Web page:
General Practice, Solo & Small Firm Division
Technology & Practice Guide
How to Choose ’Em, How to Use ’Em
BY JOHN L. MELLITZ
Anyone can call him or herself a consultant. Thousands of successful people have amassed their fortunes by giving valuable advice to others. But how can you tell which of these people merit your business and your trust? And once you have identified them, how can you benefit from their advice?
A Collaborative Effort
Teacher versus consultant. A teacher imparts knowledge and teaches skills that will enable you to do repeatedly in the future, without assistance, something that you do not now know how to do. A consultant, such as a psychologist or a career planner, is a temporary partner with whom you discuss ideas during a decision-making process, such as whether to switch professions. The consultant exercises (as opposed to imparts) his or her knowledge to assist you in making a decision.
Contractor versus consultant. Let’s say you decide to add a wing to your home for a family room. You hire a contractor to do the job. The process undertaken by the contractor has a result that (hopefully) was what you envisioned when you hired the contractor.
How did you know what to tell the contractor to do? You retained an architectural firm, sat down with architects and designers, and told them what you had in mind. After getting to know you, they suggested things you never would have thought of on your own, such as products and materials you didn’t know existed. The result: An entirely new and more exciting vision of your new family room.
Salesperson versus consultant. Your Wang wordprocessor just broke, and document production is at a standstill. Your secretary says, "We had WordPerfect at my last job. If you get me WordPerfect I can get your motion out within an hour." You don’t need a consultant. You need a new wordprocessor. You go to your local computer superstore, talk to a salesperson for an hour, plunk down $3,500 and walk out with a new Compaq computer, a Hewlett-Packard laser printer, and a copy of WordPefect (all high margin products). For an extra $150, the store sends an installer to your office to hook it up, load WordPerfect, and show you where the power switch is to turn the sucker on. You push the button, your secretary starts working on your motion, and you begin dictating again. Life is good.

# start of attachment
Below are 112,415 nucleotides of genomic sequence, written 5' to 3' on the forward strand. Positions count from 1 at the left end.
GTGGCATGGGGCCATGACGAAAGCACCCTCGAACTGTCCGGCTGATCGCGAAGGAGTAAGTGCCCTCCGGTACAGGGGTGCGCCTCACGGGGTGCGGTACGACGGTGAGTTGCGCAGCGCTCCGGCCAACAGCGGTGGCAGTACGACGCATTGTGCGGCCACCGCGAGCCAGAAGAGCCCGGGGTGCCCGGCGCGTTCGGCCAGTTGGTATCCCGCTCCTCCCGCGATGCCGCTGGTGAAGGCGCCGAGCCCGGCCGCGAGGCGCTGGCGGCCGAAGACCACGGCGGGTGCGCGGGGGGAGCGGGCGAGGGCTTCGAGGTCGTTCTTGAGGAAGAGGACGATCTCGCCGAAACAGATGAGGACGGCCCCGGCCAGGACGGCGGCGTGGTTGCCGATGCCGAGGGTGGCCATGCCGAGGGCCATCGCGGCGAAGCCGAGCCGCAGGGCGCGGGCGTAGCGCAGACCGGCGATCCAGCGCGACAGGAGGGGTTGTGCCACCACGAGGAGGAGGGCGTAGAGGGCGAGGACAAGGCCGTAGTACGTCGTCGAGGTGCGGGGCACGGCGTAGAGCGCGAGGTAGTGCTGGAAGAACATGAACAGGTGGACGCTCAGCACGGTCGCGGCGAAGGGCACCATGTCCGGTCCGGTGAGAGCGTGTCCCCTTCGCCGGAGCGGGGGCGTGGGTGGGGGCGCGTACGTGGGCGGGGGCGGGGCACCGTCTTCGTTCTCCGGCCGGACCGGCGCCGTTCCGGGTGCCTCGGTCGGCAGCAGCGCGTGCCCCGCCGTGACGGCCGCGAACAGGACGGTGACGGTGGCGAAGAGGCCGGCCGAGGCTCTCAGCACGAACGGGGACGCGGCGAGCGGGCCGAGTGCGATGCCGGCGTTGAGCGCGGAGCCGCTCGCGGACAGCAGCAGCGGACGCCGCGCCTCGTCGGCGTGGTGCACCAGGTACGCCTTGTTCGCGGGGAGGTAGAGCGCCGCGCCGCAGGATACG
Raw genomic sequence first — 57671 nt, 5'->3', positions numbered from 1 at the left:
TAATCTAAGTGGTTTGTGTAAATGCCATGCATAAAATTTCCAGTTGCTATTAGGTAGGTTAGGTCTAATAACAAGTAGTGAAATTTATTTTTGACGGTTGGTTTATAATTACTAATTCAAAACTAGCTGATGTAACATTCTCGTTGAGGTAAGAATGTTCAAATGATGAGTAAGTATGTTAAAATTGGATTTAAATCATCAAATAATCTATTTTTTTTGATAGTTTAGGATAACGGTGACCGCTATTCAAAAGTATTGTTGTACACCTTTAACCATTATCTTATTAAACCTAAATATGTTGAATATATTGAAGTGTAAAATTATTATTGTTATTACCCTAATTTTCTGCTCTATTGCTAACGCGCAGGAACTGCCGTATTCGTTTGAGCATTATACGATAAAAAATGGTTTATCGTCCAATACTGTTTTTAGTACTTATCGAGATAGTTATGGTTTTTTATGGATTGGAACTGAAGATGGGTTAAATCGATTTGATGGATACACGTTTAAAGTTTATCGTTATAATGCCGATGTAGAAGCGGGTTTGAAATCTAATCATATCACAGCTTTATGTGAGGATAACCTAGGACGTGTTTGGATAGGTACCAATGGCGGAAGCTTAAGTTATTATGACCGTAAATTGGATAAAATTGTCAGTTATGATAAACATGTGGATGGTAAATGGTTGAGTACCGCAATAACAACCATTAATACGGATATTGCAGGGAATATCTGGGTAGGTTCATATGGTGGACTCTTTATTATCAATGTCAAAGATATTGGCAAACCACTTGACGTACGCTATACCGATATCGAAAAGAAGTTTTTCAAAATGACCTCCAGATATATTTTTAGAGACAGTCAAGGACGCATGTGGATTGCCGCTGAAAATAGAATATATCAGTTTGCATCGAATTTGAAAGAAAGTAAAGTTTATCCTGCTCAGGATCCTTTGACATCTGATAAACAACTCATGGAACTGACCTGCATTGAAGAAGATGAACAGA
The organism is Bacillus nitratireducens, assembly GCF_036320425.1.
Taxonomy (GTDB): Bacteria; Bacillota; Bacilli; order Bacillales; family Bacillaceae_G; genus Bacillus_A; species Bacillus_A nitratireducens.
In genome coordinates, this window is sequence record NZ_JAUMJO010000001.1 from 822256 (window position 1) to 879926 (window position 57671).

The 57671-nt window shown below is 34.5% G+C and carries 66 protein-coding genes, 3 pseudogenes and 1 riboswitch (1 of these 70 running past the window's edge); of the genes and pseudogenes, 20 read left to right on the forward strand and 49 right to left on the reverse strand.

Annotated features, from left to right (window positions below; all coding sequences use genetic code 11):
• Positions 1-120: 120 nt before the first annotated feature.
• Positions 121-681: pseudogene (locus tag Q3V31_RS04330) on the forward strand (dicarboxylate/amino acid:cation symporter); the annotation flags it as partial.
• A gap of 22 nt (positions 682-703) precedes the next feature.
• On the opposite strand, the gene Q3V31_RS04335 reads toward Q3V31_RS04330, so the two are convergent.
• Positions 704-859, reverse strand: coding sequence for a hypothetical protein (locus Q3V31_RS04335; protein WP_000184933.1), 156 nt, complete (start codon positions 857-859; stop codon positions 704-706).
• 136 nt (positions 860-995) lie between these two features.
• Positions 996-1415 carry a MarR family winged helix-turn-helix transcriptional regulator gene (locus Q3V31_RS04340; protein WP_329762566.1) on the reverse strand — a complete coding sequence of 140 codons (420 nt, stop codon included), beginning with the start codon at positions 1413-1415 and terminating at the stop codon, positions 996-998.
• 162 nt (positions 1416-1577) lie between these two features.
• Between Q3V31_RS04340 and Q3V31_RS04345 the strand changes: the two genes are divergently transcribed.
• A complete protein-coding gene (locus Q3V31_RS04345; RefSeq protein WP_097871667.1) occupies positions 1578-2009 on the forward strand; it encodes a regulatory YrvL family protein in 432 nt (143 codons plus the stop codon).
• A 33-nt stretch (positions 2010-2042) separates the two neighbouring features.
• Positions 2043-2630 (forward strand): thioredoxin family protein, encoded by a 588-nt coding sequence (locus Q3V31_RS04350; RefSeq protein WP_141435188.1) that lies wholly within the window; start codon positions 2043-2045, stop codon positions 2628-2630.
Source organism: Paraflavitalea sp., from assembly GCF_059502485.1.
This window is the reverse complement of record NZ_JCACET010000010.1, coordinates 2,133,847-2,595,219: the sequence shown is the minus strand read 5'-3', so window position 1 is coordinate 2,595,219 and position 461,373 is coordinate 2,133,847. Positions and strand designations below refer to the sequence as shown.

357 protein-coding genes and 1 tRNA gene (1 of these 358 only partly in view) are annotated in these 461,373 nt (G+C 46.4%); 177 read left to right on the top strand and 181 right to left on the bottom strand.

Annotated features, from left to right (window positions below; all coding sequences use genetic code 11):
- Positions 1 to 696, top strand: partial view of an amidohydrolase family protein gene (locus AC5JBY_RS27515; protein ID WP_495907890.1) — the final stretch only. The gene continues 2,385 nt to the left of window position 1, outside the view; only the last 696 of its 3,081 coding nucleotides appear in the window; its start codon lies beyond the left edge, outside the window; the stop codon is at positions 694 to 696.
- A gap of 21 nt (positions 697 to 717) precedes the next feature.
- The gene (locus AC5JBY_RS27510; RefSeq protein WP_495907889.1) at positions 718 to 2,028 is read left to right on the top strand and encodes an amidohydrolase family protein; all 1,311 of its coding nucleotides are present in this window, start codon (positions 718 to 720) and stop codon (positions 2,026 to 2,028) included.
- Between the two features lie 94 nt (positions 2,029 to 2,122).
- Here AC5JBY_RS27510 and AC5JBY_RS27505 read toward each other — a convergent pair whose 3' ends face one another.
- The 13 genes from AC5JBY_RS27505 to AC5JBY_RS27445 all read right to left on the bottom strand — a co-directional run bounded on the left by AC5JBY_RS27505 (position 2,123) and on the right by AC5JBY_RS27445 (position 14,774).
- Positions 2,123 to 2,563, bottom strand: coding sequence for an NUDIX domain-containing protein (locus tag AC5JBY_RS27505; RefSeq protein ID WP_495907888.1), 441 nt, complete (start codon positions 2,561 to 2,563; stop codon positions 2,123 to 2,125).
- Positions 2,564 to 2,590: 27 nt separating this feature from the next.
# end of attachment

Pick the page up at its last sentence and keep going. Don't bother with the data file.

No consultant needed. Congratulations. You’re keeping up with the rest of the profession. With the right advice, you might have done it less expensively, but not better. And the cost of the advice may have eaten up the difference.
Let’s look at these three situations. The first involved your career. No big deal—just your entire future. You had a choice to make, and it was an important one. You collaborated with an expert to make sure you had the best chance of making the right choice.
The second involved your living quarters. The family room, to be exact. No big deal. Just $40,000 for the place where your family will spend 50 to 75 percent of its leisure time. Again, you had a choice. You could have continued to use the living room as it was. But you wanted something better.